Nancy Smith (Photo by Rasy Ran)

Nancy Smith (Photo by Rasy Ran)

Nancy Smith has such a bright disposition it’s hard to believe she began her career at The Dallas Morning News by writing obituaries.

“The Sparkman-Hillcrest person would come in every afternoon – this man in black – and give me all the obituaries,” she remembers. “Sometimes I’d be there until 8 o’clock at night writing … After I did that for about three months they promoted me to weddings.”

She poured herself into the work and quickly became society editor, which she says was commonly thought to be “the fluff job of all time.” But Smith wasn’t interested in writing about “what color dress someone wore to a party.”

“It was never like that with me,” she explains. “I was always zeroing in on whatever news value there was in any event I covered.”

She once spotted William Masters and Virginia Johnson at a fundraiser for the Junior League of Dallas. For those who don’t watch the fictionalized Showtime series about their life, “Masters of Sex,” Masters and Johnson conducted some of our country’s first research into human sexuality. They also had a torrid love affair, making them great media fodder.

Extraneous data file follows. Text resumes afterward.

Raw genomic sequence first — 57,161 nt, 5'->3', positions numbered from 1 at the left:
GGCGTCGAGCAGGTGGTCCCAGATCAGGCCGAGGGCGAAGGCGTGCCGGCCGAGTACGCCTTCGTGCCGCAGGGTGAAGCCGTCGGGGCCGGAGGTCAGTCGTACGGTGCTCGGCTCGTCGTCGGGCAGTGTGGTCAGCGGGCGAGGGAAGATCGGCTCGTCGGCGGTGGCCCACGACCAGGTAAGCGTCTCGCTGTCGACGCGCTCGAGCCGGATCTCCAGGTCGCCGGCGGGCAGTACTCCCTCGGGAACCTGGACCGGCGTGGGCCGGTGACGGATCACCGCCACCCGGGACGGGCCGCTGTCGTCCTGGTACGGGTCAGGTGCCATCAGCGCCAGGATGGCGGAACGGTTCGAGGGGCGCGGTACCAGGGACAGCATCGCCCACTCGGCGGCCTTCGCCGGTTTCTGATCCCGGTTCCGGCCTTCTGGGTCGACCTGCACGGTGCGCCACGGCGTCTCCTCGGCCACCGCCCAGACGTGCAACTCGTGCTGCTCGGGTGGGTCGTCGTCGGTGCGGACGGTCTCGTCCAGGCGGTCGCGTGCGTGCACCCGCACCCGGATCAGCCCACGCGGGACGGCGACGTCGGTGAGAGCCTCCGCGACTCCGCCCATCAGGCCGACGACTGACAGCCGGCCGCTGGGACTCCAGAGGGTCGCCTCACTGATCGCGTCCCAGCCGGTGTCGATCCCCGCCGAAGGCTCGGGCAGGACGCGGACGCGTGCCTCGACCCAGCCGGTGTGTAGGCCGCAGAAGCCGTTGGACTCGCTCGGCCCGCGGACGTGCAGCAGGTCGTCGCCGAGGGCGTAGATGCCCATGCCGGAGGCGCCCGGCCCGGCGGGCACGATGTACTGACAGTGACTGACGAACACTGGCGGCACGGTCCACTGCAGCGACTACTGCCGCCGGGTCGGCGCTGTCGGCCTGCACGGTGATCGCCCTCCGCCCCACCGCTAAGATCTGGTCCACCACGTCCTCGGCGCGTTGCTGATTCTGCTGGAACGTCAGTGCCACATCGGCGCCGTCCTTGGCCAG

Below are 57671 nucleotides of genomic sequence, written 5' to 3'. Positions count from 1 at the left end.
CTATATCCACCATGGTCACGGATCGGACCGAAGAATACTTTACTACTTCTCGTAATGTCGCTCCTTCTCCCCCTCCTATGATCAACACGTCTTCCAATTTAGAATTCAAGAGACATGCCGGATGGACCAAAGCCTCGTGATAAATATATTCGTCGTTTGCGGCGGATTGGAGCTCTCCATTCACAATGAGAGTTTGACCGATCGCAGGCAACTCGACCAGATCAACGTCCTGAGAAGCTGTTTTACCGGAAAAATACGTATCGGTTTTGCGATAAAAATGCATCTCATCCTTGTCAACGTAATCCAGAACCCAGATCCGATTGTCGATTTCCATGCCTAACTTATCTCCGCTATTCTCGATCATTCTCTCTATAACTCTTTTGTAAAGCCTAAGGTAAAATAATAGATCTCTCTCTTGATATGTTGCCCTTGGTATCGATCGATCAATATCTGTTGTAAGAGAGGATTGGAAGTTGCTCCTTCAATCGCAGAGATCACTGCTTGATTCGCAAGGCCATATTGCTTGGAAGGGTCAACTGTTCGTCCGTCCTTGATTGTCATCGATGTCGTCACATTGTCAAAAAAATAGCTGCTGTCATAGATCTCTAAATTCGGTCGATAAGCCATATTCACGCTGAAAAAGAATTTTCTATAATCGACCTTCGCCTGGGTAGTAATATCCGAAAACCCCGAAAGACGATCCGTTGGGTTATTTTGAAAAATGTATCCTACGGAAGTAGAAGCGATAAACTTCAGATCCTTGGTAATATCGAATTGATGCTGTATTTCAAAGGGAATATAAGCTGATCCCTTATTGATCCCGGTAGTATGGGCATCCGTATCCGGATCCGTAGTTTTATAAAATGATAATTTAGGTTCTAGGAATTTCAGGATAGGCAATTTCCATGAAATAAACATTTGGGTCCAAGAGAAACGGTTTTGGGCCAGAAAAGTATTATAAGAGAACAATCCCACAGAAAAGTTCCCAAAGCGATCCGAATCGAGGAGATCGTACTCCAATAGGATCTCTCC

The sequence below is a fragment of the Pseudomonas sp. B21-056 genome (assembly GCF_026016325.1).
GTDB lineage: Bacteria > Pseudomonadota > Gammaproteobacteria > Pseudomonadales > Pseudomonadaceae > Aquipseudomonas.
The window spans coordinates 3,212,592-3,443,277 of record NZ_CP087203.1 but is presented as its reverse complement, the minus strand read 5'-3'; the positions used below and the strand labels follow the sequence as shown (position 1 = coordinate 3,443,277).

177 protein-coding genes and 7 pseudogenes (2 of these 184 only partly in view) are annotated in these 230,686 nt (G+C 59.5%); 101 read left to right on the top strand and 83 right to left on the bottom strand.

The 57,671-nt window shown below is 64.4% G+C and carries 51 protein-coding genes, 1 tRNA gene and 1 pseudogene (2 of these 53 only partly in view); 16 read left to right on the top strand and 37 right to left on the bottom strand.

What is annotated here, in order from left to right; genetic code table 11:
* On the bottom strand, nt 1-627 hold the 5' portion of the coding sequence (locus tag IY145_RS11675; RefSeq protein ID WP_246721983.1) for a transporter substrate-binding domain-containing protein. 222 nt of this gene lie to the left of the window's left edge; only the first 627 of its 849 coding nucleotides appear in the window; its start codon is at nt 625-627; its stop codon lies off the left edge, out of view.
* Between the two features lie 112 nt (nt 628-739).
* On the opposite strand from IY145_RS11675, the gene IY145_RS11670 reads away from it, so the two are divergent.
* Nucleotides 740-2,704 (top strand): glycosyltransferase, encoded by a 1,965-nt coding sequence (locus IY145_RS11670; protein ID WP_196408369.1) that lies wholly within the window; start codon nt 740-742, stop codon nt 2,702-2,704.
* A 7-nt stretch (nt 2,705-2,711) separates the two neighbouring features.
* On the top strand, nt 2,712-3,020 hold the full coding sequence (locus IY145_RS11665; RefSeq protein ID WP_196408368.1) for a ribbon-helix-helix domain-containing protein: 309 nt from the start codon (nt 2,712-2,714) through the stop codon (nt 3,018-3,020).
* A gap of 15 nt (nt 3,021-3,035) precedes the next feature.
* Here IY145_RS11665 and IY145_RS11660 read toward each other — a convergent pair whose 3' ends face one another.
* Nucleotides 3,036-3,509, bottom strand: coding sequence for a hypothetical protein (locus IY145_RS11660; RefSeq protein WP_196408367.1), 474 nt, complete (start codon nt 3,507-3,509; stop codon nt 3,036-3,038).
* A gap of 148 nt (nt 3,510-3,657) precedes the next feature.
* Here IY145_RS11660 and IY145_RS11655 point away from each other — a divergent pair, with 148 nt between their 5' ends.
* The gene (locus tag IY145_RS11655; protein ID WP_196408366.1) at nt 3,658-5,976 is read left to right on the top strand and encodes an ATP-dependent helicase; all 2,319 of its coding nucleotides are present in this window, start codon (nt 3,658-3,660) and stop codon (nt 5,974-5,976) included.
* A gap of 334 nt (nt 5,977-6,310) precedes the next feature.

“I spent half the party interviewing them,” Smith laughs.

Her eye for interesting news paid off. In the early 1990s she leveraged her connections and began publishing a paper of her own called High Society. Contributors included big names in the Dallas social scene, like Caroline Rose Hunt, Julia Sweeney and Wendy Reeves, who had just donated several impressionist paintings to The Dallas Museum of Art. These days Smith prefers to write books. She’s penned five, including “Dallas Celebrity in the Glamorous 1980s Era of Ronald and Nancy Reagan,” which came out earlier this year. The book is hefty – 778 pages to be exact – and includes chapters on everything from the development of the Dallas Arts District to the revitalization of the Adolphus Hotel to the 1984 Republican Convention.

“This is the generation that made Dallas an international city,” Smith says, explaining why she chose to write about this decade over any other. “I feel like I’m kind of a cheerleader for the whole generation.”

History is a passion of the author’s – her other books explore life in mid-19th century France. She also appraises and deals antiques. Her shop, Preston Royal Consignments & Appraisals, opened recently in the Preston Royal Southwest Shopping Center, where she showcases her favorite heirlooms.

“We’re very future-oriented [as a society],” Smith says. “We should honor and revere the past.”